Tchami finishes out year with release of five-song ‘After Life’ EP
In December 2013, Tchami released his debut EP, Promesses, on Fool’s Gold Records. Two years later, after establishing himself as the predominant pioneer of dance music’s most trending genre, Martin Bresso has released his sophomore EP, After Life on his own Confession label. The album’s lead singles, “After Life” and “Missing You,” have been widely circulated over the course of the year. While these tracks – which feature input from collaborators Stacy Barthe, AC Slater and Kaleem Taylor – adhere to Bresso’s signature style of high energy future house, he uses the rest of the EP as a chance to venture into new creative avenues, while still maintaining many of the motifs that typify the Tchami brand.
Of the previously unreleased tracks on After Life, his collaboration with fellow future house producer Dombresky, “Freakin,” is the only that resides in the vein of his classic sound. Tchami and Dombresky fuse hyperactively elaborate synth patterns with melodic piano and soulful vocal chops to execute a vibrant future house archetype.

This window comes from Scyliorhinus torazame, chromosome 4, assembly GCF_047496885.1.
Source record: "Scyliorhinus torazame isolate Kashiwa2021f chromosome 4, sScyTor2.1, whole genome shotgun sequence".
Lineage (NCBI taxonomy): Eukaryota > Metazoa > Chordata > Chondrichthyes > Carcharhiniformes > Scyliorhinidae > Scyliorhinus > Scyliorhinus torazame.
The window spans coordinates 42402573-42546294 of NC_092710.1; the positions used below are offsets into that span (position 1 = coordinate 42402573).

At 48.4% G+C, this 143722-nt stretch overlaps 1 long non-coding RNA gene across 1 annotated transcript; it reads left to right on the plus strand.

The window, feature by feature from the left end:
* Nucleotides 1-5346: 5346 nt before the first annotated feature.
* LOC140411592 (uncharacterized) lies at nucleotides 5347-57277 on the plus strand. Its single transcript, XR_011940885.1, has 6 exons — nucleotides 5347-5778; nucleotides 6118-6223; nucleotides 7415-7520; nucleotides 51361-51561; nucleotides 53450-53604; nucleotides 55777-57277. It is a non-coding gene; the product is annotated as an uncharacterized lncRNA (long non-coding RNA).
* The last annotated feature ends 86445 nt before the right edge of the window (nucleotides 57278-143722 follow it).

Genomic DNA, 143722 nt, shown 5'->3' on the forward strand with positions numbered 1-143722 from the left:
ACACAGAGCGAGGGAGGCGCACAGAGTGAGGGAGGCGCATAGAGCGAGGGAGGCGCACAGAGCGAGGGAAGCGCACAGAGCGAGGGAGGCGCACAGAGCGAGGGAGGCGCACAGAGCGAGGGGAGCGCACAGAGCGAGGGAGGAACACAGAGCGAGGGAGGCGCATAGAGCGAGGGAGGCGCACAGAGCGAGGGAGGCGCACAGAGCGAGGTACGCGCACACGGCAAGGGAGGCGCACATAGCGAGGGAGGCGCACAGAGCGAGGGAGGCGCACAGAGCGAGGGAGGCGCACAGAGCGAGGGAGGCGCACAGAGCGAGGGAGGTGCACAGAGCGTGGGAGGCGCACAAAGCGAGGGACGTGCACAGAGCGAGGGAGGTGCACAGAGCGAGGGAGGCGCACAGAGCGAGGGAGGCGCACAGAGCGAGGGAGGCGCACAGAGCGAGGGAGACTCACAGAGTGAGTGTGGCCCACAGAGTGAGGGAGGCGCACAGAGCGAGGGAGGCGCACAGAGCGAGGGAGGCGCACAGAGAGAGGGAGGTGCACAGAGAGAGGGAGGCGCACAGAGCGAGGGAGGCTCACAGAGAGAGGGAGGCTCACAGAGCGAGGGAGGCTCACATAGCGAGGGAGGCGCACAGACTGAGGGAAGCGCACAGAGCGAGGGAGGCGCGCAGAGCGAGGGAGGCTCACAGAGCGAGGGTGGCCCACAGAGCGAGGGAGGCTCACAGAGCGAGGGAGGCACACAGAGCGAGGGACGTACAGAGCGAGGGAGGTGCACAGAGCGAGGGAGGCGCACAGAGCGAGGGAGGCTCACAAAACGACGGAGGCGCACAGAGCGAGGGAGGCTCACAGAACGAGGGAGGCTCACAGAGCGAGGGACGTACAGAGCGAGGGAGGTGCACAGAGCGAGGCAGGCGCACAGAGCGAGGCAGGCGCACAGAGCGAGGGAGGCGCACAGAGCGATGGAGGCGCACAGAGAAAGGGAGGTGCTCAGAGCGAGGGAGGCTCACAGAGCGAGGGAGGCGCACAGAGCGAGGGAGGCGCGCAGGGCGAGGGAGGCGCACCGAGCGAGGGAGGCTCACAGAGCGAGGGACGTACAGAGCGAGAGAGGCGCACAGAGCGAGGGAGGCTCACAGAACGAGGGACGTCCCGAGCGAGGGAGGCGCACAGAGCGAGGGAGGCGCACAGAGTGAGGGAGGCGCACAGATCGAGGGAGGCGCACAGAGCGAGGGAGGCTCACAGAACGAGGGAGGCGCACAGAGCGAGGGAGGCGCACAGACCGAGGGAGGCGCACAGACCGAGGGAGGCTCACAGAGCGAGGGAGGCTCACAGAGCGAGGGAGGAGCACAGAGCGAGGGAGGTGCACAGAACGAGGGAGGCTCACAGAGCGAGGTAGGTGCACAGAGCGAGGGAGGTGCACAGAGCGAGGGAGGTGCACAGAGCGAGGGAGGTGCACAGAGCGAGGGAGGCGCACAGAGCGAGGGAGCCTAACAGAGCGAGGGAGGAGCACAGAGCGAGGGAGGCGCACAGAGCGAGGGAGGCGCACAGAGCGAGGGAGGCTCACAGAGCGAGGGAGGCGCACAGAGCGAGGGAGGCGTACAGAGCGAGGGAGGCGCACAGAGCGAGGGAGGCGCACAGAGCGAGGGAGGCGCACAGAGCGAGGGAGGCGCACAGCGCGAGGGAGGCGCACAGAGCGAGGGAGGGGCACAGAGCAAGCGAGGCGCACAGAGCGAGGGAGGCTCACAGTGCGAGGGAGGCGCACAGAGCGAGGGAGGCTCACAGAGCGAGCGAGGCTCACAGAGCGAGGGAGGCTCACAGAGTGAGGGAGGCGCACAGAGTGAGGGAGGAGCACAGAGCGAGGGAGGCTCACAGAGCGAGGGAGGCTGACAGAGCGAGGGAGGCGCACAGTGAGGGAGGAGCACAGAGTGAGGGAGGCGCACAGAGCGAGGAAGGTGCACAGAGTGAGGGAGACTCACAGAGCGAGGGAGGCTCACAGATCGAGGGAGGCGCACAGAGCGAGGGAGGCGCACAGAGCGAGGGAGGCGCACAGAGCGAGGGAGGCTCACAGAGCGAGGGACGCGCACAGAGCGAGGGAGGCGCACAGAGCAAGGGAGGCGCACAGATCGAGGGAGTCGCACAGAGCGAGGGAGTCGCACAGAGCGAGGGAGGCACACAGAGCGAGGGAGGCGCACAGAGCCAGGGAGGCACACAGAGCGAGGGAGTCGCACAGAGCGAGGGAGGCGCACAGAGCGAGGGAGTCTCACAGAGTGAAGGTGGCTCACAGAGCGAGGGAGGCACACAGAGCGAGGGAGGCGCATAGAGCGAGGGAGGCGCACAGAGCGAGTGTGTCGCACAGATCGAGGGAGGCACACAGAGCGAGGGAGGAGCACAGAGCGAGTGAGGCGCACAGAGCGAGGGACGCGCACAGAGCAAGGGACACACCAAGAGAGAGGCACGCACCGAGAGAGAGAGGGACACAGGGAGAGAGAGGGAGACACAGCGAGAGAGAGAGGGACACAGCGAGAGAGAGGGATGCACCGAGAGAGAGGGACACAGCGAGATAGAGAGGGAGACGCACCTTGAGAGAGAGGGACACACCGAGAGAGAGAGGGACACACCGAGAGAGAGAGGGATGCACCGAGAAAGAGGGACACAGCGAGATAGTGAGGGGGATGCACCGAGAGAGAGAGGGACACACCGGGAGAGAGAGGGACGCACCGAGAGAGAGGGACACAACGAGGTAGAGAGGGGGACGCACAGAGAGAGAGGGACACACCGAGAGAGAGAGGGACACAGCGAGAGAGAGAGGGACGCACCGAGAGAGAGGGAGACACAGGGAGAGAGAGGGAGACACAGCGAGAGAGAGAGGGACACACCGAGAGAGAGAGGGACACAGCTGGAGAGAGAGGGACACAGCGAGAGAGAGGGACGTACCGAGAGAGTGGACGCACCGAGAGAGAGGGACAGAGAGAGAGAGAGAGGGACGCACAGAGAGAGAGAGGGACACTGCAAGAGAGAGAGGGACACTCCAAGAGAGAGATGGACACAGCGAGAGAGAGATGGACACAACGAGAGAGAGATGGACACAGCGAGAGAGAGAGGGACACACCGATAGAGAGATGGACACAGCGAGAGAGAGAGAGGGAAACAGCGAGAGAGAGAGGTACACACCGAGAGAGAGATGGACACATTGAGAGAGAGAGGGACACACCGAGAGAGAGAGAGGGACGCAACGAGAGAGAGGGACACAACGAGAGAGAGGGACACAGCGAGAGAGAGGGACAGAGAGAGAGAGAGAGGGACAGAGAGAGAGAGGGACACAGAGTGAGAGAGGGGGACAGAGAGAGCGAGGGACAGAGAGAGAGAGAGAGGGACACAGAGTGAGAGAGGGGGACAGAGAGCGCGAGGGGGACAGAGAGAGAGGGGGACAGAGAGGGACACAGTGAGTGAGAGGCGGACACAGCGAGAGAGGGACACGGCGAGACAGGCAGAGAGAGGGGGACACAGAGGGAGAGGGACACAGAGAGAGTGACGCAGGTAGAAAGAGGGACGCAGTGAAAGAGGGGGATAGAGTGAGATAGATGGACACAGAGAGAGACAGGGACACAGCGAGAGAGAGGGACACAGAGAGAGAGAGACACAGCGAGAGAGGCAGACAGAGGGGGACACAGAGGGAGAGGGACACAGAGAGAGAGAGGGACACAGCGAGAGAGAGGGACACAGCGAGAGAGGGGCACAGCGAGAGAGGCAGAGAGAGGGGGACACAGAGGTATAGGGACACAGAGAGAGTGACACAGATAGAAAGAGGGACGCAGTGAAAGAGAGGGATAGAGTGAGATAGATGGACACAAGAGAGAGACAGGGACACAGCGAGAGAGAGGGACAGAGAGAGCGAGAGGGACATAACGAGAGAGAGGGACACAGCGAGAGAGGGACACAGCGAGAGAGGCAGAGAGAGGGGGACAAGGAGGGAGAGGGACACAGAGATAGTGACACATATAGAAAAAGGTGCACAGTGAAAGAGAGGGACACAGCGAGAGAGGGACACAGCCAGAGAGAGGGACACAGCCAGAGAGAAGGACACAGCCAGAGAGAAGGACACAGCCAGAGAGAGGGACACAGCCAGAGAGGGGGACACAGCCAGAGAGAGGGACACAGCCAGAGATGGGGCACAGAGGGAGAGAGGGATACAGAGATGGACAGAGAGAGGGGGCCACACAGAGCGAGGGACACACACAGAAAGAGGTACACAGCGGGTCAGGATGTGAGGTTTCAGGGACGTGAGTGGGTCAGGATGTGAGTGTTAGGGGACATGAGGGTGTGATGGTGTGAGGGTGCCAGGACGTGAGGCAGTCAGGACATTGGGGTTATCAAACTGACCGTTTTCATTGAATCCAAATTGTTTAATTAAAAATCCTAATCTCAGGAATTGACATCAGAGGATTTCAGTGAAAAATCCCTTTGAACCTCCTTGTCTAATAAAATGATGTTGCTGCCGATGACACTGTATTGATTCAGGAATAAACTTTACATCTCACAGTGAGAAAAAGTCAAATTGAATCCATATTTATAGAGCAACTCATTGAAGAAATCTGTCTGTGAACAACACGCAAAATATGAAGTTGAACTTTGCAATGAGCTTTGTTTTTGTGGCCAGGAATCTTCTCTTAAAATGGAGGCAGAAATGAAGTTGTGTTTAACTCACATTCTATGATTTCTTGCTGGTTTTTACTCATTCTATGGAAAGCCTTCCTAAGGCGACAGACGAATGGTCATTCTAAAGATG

Where Bresso begins to branch out from his typical style is in the starkly oppositional tracks “Alone” and “Superlativ.” For “Alone,” Bresso recruits R&B focused producer Illangelo to create the softest song of his career thus far. While Tchami incorporates a driving rhythm and subtle bass line midway through the track, “Alone” centers around melancholic melodies, lush atmospheres, and the wistful tenor crooning of vocalist Chuck Ellis.
Antithetical to “Alone” is “Superlativ,” the sole track on After Life in which Tchami enlists no outside influences. “Superlativ” begins as a misleadingly mellow track, with lightly detuned melodies before erupting into vicious flurry of growling bass and sporadic rhythms.
As Martin Bresso assumes a curatorial position as the figurehead of his rising label, it’s refreshing to see that his output as a creator has no indications of slowing; And with the new directions he’s begun to adapt with “Alone” and “Superlativ,” it will be intriguing to see how Tchami’s musical evolution will manifest itself in 2016.